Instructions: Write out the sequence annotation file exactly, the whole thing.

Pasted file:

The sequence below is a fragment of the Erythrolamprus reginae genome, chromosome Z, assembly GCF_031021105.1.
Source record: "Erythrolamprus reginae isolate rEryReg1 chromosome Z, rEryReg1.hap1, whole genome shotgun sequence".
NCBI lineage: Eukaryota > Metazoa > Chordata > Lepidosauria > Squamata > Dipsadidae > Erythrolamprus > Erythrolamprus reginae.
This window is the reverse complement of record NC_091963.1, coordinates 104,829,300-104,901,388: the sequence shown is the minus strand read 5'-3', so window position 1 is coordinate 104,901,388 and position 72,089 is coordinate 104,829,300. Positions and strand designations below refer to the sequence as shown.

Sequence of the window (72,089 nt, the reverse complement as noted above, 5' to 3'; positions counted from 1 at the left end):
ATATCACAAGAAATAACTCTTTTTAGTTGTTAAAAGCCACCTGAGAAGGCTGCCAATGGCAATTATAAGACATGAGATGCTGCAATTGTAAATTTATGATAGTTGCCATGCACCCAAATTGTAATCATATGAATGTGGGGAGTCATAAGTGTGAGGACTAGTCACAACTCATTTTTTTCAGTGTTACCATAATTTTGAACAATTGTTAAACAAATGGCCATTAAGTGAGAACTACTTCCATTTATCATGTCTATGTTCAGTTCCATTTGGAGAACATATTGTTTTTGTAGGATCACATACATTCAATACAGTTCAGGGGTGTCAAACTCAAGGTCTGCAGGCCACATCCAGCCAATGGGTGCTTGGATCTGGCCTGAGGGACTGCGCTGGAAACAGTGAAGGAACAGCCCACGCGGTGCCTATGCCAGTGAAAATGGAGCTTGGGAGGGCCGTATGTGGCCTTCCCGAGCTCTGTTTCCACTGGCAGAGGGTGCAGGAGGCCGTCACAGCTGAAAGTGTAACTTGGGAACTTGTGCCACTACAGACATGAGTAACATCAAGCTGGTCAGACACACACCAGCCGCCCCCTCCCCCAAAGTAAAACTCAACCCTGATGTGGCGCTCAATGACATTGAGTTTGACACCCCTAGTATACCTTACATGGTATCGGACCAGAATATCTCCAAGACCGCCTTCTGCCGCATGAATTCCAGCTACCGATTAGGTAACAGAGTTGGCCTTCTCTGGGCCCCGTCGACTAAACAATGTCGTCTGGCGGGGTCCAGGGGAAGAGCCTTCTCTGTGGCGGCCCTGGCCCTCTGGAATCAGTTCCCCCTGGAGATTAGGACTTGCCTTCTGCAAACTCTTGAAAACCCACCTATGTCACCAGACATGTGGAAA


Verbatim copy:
The sequence below is a fragment of the Erythrolamprus reginae genome, chromosome Z, assembly GCF_031021105.1.
Source record: "Erythrolamprus reginae isolate rEryReg1 chromosome Z, rEryReg1.hap1, whole genome shotgun sequence".
NCBI lineage: Eukaryota > Metazoa > Chordata > Lepidosauria > Squamata > Dipsadidae > Erythrolamprus > Erythrolamprus reginae.
This window is the reverse complement of record NC_091963.1, coordinates 104,829,300-104,901,388: the sequence shown is the minus strand read 5'-3', so window position 1 is coordinate 104,901,388 and position 72,089 is coordinate 104,829,300. Positions and strand designations below refer to the sequence as shown.

Sequence of the window (72,089 nt, the reverse complement as noted above, 5' to 3'; positions counted from 1 at the left end):
ATATCACAAGAAATAACTCTTTTTAGTTGTTAAAAGCCACCTGAGAAGGCTGCCAATGGCAATTATAAGACATGAGATGCTGCAATTGTAAATTTATGATAGTTGCCATGCACCCAAATTGTAATCATATGAATGTGGGGAGTCATAAGTGTGAGGACTAGTCACAACTCATTTTTTTCAGTGTTACCATAATTTTGAACAATTGTTAAACAAATGGCCATTAAGTGAGAACTACTTCCATTTATCATGTCTATGTTCAGTTCCATTTGGAGAACATATTGTTTTTGTAGGATCACATACATTCAATACAGTTCAGGGGTGTCAAACTCAAGGTCTGCAGGCCACATCCAGCCAATGGGTGCTTGGATCTGGCCTGAGGGACTGCGCTGGAAACAGTGAAGGAACAGCCCACGCGGTGCCTATGCCAGTGAAAATGGAGCTTGGGAGGGCCGTATGTGGCCTTCCCGAGCTCTGTTTCCACTGGCAGAGGGTGCAGGAGGCCGTCACAGCTGAAAGTGTAACTTGGGAACTTGTGCCACTACAGACATGAGTAACATCAAGCTGGTCAGACACACACCAGCCGCCCCCTCCCCCAAAGTAAAACTCAACCCTGATGTGGCGCTCAATGACATTGAGTTTGACACCCCTAGTATACCTTACATGGTATCGGACCAGAATATCTCCAAGACCGCCTTCTGCCGCATGAATTCCAGCTACCGATTAGGTAACAGAGTTGGCCTTCTCTGGGCCCCGTCGACTAAACAATGTCGTCTGGCGGGGTCCAGGGGAAGAGCCTTCTCTGTGGCGGCCCTGGCCCTCTGGAATCAGTTCCCCCTGGAGATTAGGACTTGCCTTCTGCAAACTCTTGAAAACCCACCTATGTCACCAGACATGTGGAAA